Alpine Veterans of Foreign Wars Post Chaplain Theo Bazdorf has two awards to hang on his wall at the post: Chaplain of the Year for District 1 and Chaplain of the Year for all of California.
He received the Post Chaplain of the Year award for District 1 on May 1 after Post Commander John Sullivan submitted him at the regional level.
“Then, I was told by Reverend James Wright that I had won for California, seventeen districts all up and down the coast,” Bazdorf said, beating out well over a hundred other posts.
He’ll receive that second, state-level award on June 9 in Anaheim but he’s already being considered for the top, national award.
“I only have to compete against 49 other states,” Bazdorf said mischievously.
In a more serious tone, he said it has taken him some time to learn how to best serve in his role at the post. When he first stepped into the volunteer job, about ten years ago, he downloaded the entire VFW Chaplain’s manual in an effort to find guidance or a standard for how to do the job.
“You don’t just read prayers at meetings. The Chaplain is involved with everything: Memorial Day, Veteran’s Day, flag retirements, funerals, parades. I’ve been doing the opening prayer for Wall of Honor events for years. I don’t ask for the events but I also don’t say ‘no’,” Bazdorf said.
When District 1 and State Chaplain James Wright puts out a call for any chaplains available for services, Sullivan said, Bazdorf is the only one who says ‘yes’, every time.
“Theo is our unsung hero. What people don’t know is how he helps out with the Quartermaster or how, since COVID began, there have been 40 or so funerals all over local houses, the posts. Theo does them all. Really, nobody does more for veterans,” Sullivan said.
“Well, I’ll be 83 on Friday and I’ve matured to the point where I think it is important to help others. I’m an Episcopalian but the same holds true for everyone, you know Muslim, Jewish, really anyone: we need to help our fellow man as best as we can,” Bazdorf said.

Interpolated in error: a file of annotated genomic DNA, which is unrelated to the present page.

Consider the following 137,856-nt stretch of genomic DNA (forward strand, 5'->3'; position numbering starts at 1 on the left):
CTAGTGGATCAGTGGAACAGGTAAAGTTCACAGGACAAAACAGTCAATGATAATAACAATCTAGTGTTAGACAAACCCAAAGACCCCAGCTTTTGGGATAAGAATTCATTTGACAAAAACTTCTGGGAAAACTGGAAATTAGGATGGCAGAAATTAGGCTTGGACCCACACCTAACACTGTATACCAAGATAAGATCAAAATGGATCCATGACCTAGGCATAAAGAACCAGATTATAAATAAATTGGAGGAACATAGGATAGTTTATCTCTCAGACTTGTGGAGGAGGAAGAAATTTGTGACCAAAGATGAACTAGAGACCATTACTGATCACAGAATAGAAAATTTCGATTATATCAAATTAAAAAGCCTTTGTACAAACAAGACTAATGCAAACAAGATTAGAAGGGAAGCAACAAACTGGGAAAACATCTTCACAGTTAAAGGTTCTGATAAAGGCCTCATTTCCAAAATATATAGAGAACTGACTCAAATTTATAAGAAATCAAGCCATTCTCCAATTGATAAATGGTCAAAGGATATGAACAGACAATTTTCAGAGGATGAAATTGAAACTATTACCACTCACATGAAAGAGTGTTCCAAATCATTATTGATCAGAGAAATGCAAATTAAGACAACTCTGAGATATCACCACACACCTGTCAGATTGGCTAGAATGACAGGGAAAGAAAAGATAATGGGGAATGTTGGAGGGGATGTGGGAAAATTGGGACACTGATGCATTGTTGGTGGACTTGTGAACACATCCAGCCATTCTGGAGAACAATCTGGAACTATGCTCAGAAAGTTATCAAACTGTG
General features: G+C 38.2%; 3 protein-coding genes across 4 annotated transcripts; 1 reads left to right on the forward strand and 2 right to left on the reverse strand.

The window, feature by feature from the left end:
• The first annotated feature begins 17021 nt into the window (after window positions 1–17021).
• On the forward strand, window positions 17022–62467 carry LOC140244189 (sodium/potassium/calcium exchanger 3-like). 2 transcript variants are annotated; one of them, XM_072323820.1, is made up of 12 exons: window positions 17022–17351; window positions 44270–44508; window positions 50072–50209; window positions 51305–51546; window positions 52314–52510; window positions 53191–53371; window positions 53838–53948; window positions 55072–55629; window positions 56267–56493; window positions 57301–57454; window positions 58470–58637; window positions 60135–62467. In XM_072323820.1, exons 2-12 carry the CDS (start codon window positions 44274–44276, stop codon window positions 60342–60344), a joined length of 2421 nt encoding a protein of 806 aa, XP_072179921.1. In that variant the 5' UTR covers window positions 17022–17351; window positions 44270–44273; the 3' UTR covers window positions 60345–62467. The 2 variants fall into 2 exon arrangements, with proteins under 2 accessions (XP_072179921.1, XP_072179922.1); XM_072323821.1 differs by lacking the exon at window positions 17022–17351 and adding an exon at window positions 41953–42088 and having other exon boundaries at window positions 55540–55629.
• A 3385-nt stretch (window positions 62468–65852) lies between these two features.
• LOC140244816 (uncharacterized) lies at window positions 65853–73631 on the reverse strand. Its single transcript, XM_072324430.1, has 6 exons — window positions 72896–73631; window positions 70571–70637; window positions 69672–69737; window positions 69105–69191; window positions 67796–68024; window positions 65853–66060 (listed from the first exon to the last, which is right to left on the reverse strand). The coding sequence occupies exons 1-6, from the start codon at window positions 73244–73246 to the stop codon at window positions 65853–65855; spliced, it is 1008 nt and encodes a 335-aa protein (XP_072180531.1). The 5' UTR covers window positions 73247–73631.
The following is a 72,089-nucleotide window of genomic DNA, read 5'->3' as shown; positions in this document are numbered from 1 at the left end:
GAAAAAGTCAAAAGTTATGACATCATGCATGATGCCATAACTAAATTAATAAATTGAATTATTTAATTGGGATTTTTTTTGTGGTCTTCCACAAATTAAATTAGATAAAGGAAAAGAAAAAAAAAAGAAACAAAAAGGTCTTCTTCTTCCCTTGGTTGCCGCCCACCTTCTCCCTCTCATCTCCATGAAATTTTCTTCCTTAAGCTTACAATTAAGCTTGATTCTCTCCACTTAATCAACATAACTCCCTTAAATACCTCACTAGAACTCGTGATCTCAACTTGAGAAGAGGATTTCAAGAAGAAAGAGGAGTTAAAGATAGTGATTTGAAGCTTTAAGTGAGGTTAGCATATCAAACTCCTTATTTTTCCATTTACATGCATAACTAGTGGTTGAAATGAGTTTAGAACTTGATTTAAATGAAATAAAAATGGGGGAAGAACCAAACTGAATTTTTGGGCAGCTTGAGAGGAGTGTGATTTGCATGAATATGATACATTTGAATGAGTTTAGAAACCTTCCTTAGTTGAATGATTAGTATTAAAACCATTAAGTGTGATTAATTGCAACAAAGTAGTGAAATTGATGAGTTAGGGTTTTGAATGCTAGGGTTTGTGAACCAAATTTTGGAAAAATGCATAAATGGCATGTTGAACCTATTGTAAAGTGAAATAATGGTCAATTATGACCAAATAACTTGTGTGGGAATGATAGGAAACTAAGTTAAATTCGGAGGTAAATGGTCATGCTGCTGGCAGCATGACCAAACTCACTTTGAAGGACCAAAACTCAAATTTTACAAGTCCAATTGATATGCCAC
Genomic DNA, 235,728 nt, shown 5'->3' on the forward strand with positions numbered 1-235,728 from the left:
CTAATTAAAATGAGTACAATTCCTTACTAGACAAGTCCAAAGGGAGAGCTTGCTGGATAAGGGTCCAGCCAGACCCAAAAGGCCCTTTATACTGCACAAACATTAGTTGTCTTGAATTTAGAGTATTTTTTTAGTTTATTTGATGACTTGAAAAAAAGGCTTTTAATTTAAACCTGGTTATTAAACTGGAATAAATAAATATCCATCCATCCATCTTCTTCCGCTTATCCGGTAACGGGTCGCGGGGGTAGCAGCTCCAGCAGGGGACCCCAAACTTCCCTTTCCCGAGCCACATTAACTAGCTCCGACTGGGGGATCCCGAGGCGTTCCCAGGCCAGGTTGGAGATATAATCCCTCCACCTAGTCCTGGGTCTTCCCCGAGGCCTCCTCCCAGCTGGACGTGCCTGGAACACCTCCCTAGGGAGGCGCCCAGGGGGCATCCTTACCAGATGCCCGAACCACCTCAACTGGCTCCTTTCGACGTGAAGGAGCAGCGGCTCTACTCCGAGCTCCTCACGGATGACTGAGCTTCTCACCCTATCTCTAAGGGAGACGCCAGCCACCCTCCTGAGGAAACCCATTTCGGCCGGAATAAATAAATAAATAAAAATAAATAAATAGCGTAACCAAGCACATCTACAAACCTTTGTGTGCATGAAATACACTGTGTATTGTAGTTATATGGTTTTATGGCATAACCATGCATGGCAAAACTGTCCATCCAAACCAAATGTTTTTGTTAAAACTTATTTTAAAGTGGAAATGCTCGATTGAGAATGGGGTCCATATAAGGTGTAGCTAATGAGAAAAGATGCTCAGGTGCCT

The small things that add up matter, he said, like checking on a widow or taking time to visit a Korean War veteran in the hospital. Auxiliary Chaplain Jan Bazdorf, his wife, is there by his side, he said, “a true partner” in service.
“I certainly don’t do anything for praise or glory. There’s a lot of turmoil in the United States today and we have to ask ourselves: what is the right thing to do?” Bazdorf said.
The first time he ever presided over a funeral, he wasn’t entirely sure what to say so he looked up the service in the VFW Chaplain manual.
“I was shocked that after the ceremony, a Navy chaplain, an officer came up to me and asked about the service. I thought ‘Holy Mackerel, it’s simple and it works’ so I’ve stuck with that same format,” Bazdorf said.
“He’s our voice of reason,” Sullivan said.
As a young man, he had considered becoming a priest.
“I was very active in the Episcopalian church growing up- I was in the choir, I served as an acolyte. Then, when I was in the Army, I didn’t get to know many chaplains. It’s an honor to do this. It validates what we’re doing here,” Bazdorf said.
A chaplain shouldn’t be self-promoting, Bazdorf said but Sullivan sees him as an asset to the post.
“He’s always humble but for us, it’s a bragging point to have him at our post. He represents what we want the Alpine VFW to mean to people. It’s important for veterans to be there for other veterans,” Sullivan said.
Being the post chaplain has “forced him to be a better person,” Bazdorf said in a quiet voice.
“When I started, I downloaded the Ten Attributes of a VFW Post Chaplain,” Bazdorf said.
The list includes items like a willingness to serve, committed to providing support and ministry to VFW members and their families, and a sincere desire to help others.